NEW YORK — The Federal Aviation Administration said the U.S. air traffic system will resume normal operations by Sunday after lawmakers rushed a bill through Congress allowing the agency to withdraw furloughs of air traffic controllers and other workers.
The FAA said Saturday that it had suspended all employee furloughs and expected its operations to be back to normal by Sunday night, a move that would bring the air traffic control system back to full strength a week after staff reductions began causing extra delays to flights across the country.
The furloughs for air traffic controllers were a result of $85 billion in across-the-board automatic spending cuts — or sequestration — that took effect March 1 and have cascaded across the federal government. The FAA had to cut $637 million as its share of the automatic cuts, and the furloughs were part of that effort. The flight delays that ensued were one of the most visible consequences of the sequestration cuts.
Concerned about the inconvenience that the delays were posing for travelers across the country, the Senate approved a measure late Thursday that would give the federal transportation secretary flexibility to shift as much as $253 million to the air traffic control system and return the air-traffic system’s staffing to full strength.
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The House approved the measure Friday as President Obama and congressional Democrats relented on their stand that the airport delays would be addressed only as part of a broader effort to reverse the across-the-board spending cuts.
Flight delays piled up across the country last week at some key airports as the FAA kept planes on the ground because there weren’t enough controllers to monitor busy air corridors. Cascading delays held up flights at some of the nation’s busiest airports, including New York, Atlanta, Baltimore, Washington Dulles, Los Angeles and San Francisco.
Things could have been worse. A lot of people who had planned to fly last week changed their plans when they heard that air travel might be difficult, according to longtime aviation consultant Daniel Kasper of Compass Lexicon.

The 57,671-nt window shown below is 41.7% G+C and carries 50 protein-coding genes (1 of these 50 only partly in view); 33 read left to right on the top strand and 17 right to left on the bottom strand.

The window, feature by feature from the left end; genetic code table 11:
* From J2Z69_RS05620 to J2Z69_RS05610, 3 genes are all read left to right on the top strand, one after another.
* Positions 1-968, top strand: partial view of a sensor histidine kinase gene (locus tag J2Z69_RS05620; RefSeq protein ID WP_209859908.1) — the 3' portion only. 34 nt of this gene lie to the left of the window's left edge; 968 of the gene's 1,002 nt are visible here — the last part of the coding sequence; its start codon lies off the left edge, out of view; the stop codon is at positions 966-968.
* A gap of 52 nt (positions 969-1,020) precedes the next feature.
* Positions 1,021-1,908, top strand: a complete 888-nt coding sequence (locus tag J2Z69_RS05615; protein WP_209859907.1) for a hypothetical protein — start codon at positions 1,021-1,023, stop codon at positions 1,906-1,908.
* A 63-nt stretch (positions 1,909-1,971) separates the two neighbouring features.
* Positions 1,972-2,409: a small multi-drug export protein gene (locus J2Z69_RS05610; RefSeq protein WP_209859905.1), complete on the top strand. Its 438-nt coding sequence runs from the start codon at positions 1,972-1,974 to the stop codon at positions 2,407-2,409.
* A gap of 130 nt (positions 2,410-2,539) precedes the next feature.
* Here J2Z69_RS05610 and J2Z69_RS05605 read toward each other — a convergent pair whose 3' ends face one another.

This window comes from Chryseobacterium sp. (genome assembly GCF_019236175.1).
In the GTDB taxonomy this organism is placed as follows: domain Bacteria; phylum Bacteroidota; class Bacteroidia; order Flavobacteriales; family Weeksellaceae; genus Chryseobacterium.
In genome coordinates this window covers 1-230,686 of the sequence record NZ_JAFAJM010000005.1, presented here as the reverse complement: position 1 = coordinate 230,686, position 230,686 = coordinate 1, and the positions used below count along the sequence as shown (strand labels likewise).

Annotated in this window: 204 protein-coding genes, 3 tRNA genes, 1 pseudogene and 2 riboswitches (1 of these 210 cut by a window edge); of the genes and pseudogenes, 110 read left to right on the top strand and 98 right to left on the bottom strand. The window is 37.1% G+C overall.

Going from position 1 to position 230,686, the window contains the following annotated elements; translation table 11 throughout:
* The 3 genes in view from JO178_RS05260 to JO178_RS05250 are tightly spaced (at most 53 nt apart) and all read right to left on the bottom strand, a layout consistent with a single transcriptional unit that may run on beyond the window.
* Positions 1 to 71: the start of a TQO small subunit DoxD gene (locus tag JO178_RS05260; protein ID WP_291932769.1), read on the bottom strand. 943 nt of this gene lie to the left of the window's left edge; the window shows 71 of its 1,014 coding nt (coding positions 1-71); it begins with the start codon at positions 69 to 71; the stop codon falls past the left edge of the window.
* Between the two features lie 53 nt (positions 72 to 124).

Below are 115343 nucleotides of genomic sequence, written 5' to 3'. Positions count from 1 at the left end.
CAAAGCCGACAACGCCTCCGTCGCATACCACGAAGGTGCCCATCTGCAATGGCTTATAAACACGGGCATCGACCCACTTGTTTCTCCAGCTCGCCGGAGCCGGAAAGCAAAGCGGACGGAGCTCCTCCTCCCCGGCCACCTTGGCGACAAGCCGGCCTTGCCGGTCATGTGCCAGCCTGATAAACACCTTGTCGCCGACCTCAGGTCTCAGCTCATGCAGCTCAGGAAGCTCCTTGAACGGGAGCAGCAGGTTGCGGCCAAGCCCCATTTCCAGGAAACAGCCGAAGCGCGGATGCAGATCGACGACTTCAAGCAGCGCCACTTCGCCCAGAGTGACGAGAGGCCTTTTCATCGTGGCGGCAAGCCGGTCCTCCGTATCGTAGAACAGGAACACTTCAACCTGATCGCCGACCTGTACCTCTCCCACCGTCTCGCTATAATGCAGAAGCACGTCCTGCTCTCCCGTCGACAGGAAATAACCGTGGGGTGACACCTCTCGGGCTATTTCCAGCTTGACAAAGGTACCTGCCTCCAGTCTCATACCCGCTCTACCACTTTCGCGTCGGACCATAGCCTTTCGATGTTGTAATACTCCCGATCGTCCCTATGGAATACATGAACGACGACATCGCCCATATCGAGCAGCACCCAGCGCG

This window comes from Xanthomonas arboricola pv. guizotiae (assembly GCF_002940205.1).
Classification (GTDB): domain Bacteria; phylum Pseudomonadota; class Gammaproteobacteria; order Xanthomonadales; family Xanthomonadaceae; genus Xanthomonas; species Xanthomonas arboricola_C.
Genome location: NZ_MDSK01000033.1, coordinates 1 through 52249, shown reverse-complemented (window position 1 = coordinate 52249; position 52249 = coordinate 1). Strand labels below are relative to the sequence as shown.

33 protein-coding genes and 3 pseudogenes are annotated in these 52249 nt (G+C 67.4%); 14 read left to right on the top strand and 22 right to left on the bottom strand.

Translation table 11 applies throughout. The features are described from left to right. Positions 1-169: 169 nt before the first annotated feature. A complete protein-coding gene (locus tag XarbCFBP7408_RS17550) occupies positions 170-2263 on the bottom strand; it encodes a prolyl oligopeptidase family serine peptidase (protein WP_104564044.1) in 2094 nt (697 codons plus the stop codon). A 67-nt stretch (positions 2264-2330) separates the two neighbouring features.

“Essentially what happened from an airline’s perspective is that people who were going to travel didn’t travel,” he said. But canceled flights likely led to lost revenue for airlines. Even if they didn’t have to incur some of the costs of fueling up planes and getting them off the ground, crews that were already scheduled to work still had to be paid.
“One week isn’t going to kill them, but had it gone on much longer, it would have been a significant hit on their revenues and profits,” Kasper said.
The challenges probably cost airlines less than disruptions from a typical winter storm, said John Thomas, an aviation consultant with L.E.K. Consulting.
“I think the fact that it got resolved … has minimized the cost,” he said.
The budget cuts at the FAA were required under a law enacted two years ago as the government was approaching its debt limit. Democrats were in favor of raising the debt limit without strings attached so as not to provoke an economic crisis, but Republicans insisted on substantial cuts in exchange. The compromise was to require that every government “program, project and activity” — with some exceptions, such as Medicare — be cut equally.
The FAA had reduced the work schedules of nearly all of its 47,000 employees by one day every two weeks, including 15,000 air traffic controllers, as well as thousands of air traffic supervisors, managers and technicians who keep airport towers and radar facility equipment working. That amounted to a 10 percent cut in hours and pay.
Obama chided lawmakers Saturday over their fix for widespread flight delays, deeming it an irresponsible way to govern, dubbing it a “Band-Aid” and a quick fix, rather than a lasting solution to the sequester.
“Republicans claimed victory when the sequester first took effect, and now they’ve decided it was a bad idea all along,” Obama said, singling out the GOP even though the bill passed with overwhelming Democratic support in both chambers.
He scolded lawmakers for helping the FAA while doing nothing to replace other cuts that he said harm federal employees, unemployed workers and preschoolers in Head Start.
Material from The New York Times is included in this report.